Labor & Employment Insights

On November 4, 2021, the Occupational Safety and Health Administration (OSHA) issued an Emergency Temporary Standard (ETS) requiring employers of 100 or more to adopt COVID-19 policies, maintain rosters of vaccinated employees, and provide paid time off to employees to vaccinate or recover from its effect. These mandates were to go into effect on January 10, 2022. By February 9, 2022, employers were to require employees to show proof of COVID-19 vaccination or undergo weekly testing.

On that same date the Centers for Medicare & Medicaid Services (CMS) issued an interim rule mandating COVID-19 vaccination and other requirements for workers in most healthcare settings participating in Medicare and Medicaid programs by January 22, 2022.

Legal challenges quickly wound their way through the federal courts, leaving businesses in limbo about their obligations to implement these vaccination and testing mandates. On January 13, 2022 the Supreme Court of the United States (SCOTUS) issued decisions on both mandates, imposing a stay on the OSHA ETS vaccination and testing mandates, but upholding the vaccination mandate and other aspects of the CMS for healthcare facilities.

As COVID-19 infection numbers continue to surge, the CDC released updated guidelines addressing the changing understanding of the Omicron variant. In a media statement issued on December 27, 2021, the CDC noted that the majority of COVID-19 transmissions happen earlier in the illness, typically prior to symptoms and two to three days after. The CDC addressed changes for both individuals exposed to COVID-19 (quarantine guidelines) and for individuals who contracted COVID-19 (isolation guidelines.) Vaccination is relevant only for quarantine requirements.

Quarantine guidelines: These guidelines differ by vaccination status. Those vaccinated with Pfizer or Moderna within the last six months, or with Johnson & Johnson in the last two months, or those “boosted” no longer have any seclusion requirement. Instead, if no symptoms emerge, individuals should wear a mask for ten days around others and test on day five.

For those not vaccinated, or not meeting the requirements of the above paragraph, the CDC recommends quarantine for five days. After five days of seclusion, individuals should continue to wear a mask around others for ten days and obtain a test on day five. Once again, if any symptoms develop, the CDC recommends seclusion and testing.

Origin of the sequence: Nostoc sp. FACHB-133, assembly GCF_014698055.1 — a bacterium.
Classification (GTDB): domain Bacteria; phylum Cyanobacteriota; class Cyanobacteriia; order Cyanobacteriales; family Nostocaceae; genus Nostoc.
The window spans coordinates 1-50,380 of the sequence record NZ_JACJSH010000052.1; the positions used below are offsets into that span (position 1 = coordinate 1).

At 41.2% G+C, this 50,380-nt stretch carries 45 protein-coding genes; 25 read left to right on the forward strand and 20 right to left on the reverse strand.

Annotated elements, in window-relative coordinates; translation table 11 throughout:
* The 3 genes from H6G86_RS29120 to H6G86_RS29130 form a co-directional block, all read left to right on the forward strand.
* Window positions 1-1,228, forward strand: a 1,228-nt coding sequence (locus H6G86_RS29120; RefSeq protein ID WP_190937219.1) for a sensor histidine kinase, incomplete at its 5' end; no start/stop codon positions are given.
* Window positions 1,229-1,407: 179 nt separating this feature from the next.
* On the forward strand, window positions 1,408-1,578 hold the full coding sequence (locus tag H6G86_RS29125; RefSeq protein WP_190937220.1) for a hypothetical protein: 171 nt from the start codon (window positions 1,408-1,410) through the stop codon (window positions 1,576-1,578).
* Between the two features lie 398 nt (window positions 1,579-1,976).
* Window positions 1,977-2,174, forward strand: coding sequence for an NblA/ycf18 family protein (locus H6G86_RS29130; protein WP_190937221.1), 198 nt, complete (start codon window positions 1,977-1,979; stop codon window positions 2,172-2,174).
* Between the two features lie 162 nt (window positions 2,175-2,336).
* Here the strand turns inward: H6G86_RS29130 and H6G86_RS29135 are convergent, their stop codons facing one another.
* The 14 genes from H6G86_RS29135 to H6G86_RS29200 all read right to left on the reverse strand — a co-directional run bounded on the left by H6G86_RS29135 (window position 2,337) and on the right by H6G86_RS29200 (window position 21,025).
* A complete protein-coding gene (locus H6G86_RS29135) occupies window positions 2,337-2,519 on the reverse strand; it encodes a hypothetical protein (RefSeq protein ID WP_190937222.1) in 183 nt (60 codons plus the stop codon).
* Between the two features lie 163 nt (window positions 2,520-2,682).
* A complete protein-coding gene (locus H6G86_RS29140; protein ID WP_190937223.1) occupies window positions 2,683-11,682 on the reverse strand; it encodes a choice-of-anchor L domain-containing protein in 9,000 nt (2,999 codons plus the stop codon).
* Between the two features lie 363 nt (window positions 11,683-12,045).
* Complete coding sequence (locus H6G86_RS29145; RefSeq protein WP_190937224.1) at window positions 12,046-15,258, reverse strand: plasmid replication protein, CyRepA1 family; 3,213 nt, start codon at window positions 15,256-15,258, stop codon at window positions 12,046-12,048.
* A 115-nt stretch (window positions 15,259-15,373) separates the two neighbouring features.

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Shortly after OSHA issued its Emergency Temporary Standard (ETS) mandating vaccination or weekly testing for employers of 100 or more, legal challenges in the federal district courts stalled the implementation of the deadlines for compliance. On December 17, 2021, the Sixth Circuit Court of Appeals – the court designated to hear the consolidated challenges filed in multiple districts – lifted the stay, clearing the way for the implementation of the ETS mandates.

The New ETS Deadlines: Initially, employers were expected to comply with the ETS’s vaccination verification and masking requirements by December 6, 2021, and implement periodic testing for unvaccinated workers by January 4, 2022. In response to the Sixth Circuit ruling lifting the stay, OSHA has announced that it will not enforce any of the ETS standards until January 10, 2022, and will not issue citations for non-compliance with the ETS testing requirements until February 9, 2022, so long as employers are exercising “reasonable, good faith efforts to come into compliance with the standard.”